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Front and rear cosmetic evolution

Mike-engel

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Hi all,
I’m taking a week away from work and find myself with time to contemplate. I was looking back at the evolution of the appearance of the front and rear of the Evora. Early versions had a rounded opening at the front end matched by a smooth, ovoid rear with integrated spoiler. With time, these features morphed to something much more angular and muscular, and honestly, I never found the changes appealing because they seemed to contradict the fluidity of the car’s original profile. The later Evora certainly had a more chiseled design language, and was a handsome car for sure, but I always felt the car strayed from its original intent. I love the way Emira seems to have reconciled this duality. What a wonderful display of sculptured elements that blend so well with its curvaceousness. And all the while aligns presentation with function. It’s all so purposeful. My only stylistic objections are the rear spoiler lighting, that in my mind would have been better presented as a contiguous oval, and the unimaginative placement of the infotainment control screen, as is true for most cars these days. Otherwise it’s really a design masterpiece, whose genius is found in unity arising out of some measure of discord. Really fantastic work,
 
I agree, I think the Emira design is excellent and very cohesive. Knowing Lotus, every element has a function … and sometimes two.

The aero design is also very clever, as it retains the same fore-aft downforce split as speed and downforce increases. That makes the higher speed cornering more predictable and consistent.

I have a Series 1 Evora and prefer the more rounded styling compared to the 4xx series. There are several cues that carry over from earlier Lotus designs.

I guess Lotus will eventually do a Series 2 Emira, they always do! But, as with the Elise, Exige and Evora, it will be the Series 1 that nails it for me :)
 
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I agree, I think the Emira design is excellent and very cohesive. Knowing Lotus, every element has a function … and sometimes two.

The aero design is also very clever, as it retains the same fore-aft downforce split as speed and downforce increases. That makes the higher speed cornering more predictable and consistent.

I have a Series 1 Evora and prefer the more rounded styling compared to the 4xx series. There are several cues that carry over from earlier Lotus designs.

I guess Lotus will eventually do a Series 2 Emira, they always do! But, as with the Elise, Exige and Evora, it will be the Series 1 that nails it for me :)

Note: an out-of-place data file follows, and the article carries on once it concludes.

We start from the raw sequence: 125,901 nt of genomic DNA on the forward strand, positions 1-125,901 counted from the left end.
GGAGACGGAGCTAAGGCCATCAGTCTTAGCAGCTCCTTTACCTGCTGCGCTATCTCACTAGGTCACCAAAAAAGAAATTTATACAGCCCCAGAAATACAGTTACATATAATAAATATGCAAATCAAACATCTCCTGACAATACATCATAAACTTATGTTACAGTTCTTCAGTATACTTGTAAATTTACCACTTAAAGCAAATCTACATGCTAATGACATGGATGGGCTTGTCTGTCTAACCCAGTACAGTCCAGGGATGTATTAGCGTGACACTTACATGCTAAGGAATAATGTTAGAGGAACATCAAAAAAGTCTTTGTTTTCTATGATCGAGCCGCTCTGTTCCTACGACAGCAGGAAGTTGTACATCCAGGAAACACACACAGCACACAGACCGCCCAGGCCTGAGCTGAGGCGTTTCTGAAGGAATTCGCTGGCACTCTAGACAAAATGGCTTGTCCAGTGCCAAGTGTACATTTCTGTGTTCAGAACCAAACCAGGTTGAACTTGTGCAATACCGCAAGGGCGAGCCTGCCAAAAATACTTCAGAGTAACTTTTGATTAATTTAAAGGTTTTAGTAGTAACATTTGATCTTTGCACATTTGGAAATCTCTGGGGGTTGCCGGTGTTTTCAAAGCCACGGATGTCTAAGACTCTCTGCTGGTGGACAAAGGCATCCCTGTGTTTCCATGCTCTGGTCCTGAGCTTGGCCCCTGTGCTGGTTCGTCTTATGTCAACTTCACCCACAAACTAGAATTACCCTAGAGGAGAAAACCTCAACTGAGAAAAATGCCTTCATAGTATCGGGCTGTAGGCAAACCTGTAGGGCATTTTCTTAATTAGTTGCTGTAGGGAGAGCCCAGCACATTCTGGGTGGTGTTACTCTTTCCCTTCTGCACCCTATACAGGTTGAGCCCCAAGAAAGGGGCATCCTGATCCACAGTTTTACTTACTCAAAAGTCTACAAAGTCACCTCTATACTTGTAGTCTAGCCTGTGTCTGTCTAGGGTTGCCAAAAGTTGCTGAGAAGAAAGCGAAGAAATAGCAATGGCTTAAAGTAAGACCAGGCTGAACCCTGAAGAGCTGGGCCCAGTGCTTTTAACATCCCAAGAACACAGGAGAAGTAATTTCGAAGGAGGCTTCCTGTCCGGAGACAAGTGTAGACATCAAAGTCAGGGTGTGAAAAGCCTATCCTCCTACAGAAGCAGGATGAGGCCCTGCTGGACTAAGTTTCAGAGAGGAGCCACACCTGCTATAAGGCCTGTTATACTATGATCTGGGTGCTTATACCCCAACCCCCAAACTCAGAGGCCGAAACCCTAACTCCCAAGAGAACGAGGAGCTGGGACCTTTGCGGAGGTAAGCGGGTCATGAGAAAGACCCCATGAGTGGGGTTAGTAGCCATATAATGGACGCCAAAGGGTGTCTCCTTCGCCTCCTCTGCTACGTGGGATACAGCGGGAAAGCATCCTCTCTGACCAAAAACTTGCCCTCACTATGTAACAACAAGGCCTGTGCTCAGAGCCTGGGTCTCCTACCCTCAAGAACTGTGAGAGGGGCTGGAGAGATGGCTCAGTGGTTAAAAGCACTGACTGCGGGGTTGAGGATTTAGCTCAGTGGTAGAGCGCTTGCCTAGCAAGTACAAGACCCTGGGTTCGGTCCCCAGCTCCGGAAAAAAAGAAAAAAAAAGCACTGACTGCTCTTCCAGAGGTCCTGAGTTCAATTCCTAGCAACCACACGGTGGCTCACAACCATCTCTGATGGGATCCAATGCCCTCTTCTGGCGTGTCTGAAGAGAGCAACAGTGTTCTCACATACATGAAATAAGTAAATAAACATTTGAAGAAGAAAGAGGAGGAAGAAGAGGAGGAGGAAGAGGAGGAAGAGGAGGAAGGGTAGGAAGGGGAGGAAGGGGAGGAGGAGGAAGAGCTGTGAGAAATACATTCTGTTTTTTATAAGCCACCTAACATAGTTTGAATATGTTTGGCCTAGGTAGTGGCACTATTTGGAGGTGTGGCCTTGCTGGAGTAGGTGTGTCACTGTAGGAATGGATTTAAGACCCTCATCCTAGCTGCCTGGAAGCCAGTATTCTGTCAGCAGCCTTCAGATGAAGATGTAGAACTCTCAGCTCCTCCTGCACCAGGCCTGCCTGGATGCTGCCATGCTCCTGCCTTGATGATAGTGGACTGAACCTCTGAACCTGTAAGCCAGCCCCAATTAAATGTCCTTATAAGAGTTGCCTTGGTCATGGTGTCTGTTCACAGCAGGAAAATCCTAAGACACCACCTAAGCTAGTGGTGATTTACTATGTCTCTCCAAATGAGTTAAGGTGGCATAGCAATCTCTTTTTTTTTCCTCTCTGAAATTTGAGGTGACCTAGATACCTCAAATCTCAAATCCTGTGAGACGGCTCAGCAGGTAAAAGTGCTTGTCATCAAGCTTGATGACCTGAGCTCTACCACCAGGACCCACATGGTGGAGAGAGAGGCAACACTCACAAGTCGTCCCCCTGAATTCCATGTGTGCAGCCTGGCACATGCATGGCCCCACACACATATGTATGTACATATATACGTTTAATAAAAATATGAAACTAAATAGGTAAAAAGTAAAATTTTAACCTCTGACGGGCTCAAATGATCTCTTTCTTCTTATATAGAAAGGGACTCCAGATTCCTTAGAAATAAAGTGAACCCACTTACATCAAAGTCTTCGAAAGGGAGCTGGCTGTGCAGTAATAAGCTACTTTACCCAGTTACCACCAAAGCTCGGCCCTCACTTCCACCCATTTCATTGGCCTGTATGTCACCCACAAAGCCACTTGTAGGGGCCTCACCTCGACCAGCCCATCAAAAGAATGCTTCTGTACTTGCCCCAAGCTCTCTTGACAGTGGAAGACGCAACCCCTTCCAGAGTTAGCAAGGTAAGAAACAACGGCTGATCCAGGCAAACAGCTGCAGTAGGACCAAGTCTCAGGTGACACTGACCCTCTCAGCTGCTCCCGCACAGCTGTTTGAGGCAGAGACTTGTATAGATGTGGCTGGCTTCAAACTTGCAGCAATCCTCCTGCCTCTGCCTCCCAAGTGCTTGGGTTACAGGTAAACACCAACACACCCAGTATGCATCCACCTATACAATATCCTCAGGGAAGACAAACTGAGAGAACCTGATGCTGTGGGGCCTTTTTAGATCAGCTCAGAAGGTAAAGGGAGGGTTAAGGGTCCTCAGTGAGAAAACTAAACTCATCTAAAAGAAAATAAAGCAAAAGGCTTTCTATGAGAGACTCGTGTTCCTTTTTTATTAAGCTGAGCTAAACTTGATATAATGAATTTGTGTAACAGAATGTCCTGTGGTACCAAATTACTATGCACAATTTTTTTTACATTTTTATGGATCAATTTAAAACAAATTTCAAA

Agree. As often seems to be true, manufacturers get so much right with first editions, at least from a styling perspective. Wouldn’t it be great to have the mechanicals of the most recent Evora with the cohesive, fluid styling of the original? Oh wait….that’s Emira. Patience is rewarded.
 
They've clearly learned a lot from the Evora and Evija on dynamics and aero. Gav Kershaw said the Emira handling was like the latest Evora dialled up to 11. That plus styling that links past, present and future Lotus design language while drawing on various supercar cues, but staying in the sportscar price bracket. Exciting times for Lotus and us future Emira owners.
 
They've clearly learned a lot from the Evora and Evija on dynamics and aero. Gav Kershaw said the Emira handling was like the latest Evora dialled up to 11. That plus styling that links past, present and future Lotus design language while drawing on various supercar cues, but staying in the sportscar price bracket. Exciting times for Lotus and us future Emira owners.

Handling is the biggest question mark for me. Again, never owned a Lotus. I want touring suspension but if its not adjustable...?Seems like they could have at least two modes. Will the Sports "softer" setting be close to touring? Assuming that sport will have two settings.
 
Ride and handling is a key capability for Lotus. They do consultancy (mostly in secret) for other manufacturers. Do try and drive an Evora if you can, it’s as close as you can get to Emira handling at the moment.

Touring will be the best option for most people, for fast road driving on variable quality surfaces and the odd track day. Sport is very track focussed and so won’t suit mixed road driving as well as Touring.

I don’t know what adjustment they’ll have on Sport but I was convinced by Gav Kershaw (head of dynamics) that Touring and maybe switch to Cup tyres for track days would be better for my usage than Sport with Eagles for road use.
 

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